NBC puts Leno on weeknights at 10, choosing profit over quality
NBC's decision to air a Tonight Show-style program featuring Jay Leno at 10 p.m. weeknights is more than a Hail Mary pass from a network bereft of new series ideas and deathly afraid of killing its late-night franchise.
It also makes NBC the first mainline network to officially abandon efforts to develop high-quality scripted programming at 10 p.m., essentially ceding that ground to competitors, especially on cable TV.
It's a bold move -- essentially taking all the signature elements of Leno's Tonight Show and moving them to an hourlong 10 p.m. show airing every weeknight (one odd moment: watching NBC employee Matt Lauer quote New York Times reporter Bill Carter's scoop on this story on the Today show this morning).
It solves the short-term problem of keeping Leno, who was prodded into giving up his 11:35 p.m. show to Conan O'Brien next year, while filling the 10 p.m. hour with a show costing a fraction of what a scripted drama would cost.
But there's some very good reasons broadcast networks haven't tried this before now. Here are some thoughts on why this is a problem for NBC and TV in general.
It doubles down on NBC's awful decision to replace Leno -- If TV executives have two talents, it's making good programming decisions and getting out of bad ones. Critics knew years ago that trying to prod workaholic Leno out of the Tonight Show would be a bad move; regardless of what he said then, he wasn't ready to leave, and his continued strong ratings made the network look foolish for forcing the issue. Now they've made a bad situation worse by taking Leno out of his element, forcing the network to endure a seismic change in late night and prime time in the same season.
It will bring lower ratings -- Much as late-night audiences seem to love Leno, there's no evidence modern TV audiences want to see the same performer on network TV five nights a week in prime time. And just ask Rosie O'Donnell -- whose ambitious Rosie Live variety show got lower ratings the Wednesday before Thanksgiving than Knight Rider -- how much higher the bar of success is in prime time.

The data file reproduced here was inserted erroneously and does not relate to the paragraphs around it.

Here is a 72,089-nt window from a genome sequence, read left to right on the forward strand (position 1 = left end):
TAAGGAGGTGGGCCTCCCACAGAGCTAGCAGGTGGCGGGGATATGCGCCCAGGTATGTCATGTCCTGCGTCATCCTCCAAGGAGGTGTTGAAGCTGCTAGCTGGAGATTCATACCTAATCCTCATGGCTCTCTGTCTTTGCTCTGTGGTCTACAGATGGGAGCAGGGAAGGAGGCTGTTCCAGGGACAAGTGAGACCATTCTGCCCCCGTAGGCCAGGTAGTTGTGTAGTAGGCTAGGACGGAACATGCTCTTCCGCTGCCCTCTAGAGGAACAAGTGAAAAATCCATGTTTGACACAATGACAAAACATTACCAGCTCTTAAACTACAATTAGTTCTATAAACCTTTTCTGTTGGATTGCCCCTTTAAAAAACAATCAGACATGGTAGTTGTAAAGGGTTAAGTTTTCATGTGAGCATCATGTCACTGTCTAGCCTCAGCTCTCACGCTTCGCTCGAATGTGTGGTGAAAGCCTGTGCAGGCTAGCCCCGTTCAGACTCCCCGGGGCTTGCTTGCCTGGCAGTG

It will hurt NBC affiliates -- Local stations airing NBC programming depend on the strongest ratings possible from the 10 p.m. hour to funnel audiences to their 11 p.m. newscasts. NBC may still make money with lower ratings on a cheaper program at 10 p.m., but local stations won't.
It will hurt NBC's new late-night lineup -- The big TV story of early 2009 just changed from NBC's young lions taking over late night to Leno reinventing prime time television. And instead of getting a grand new platform to find a new identity at 11:35 p.m., Conan O'Brien must develop his Tonight Show while the show he has replaced is airing just 90 minutes before. Imagine Jay Leno trying to take over late night while Johnny Carson was still on NBC, and you can imagine the difficulty. For example, the guy taking over O'Brien's spot, Jimmy Fallon, debuted his first online video blog last night, introducing his kicking house band the Roots and announcing his first show March 2. Guess what story critics like me will be ignoring today to talk Leno?
It will hurt network TV quality -- If NBC finds some success in this model, it won't be long before ABC follows suit, abandoning the mature 10 p.m drama to the world of reality/unscripted and CBS-style crime procedurals. Expect sophisticated, well-paid viewers to flee to cable or the Internet.
It will help competitors -- NBC is helped by the fact that ABC's 10 p.m. ratings also stink. But if you think ratings for CSI: Miami and Without a Trace are doing well now, imagine what will happen once viewers disinterested in Leno start looking around. And that promotional budget that would have been focused on training Leno's audience to give O'Brien and Fallon a chance, now must also convince viewers that five nights of prime time Leno is a good idea. Which will take some convincing.
Of course, there are always lots of reasons not to do something innovative and game-changing. That's certainly what NBC suits are telling themselves as they prepare to face critics, advertisers, network affiliates and the rest of the industry. But since I've never been the greatest Leno fan, this feels to me more like an effort by NBC-Universal chairman Jeff Zucker -- the guy who presided over the hobbling of NBC's dominant Must See TV lineup and masterminded the move to replace Leno in the first place -- to keep the plates spinning at the network until he can grab a golden parachute out the door, leaving somebody else to sweep up the smashed dishes.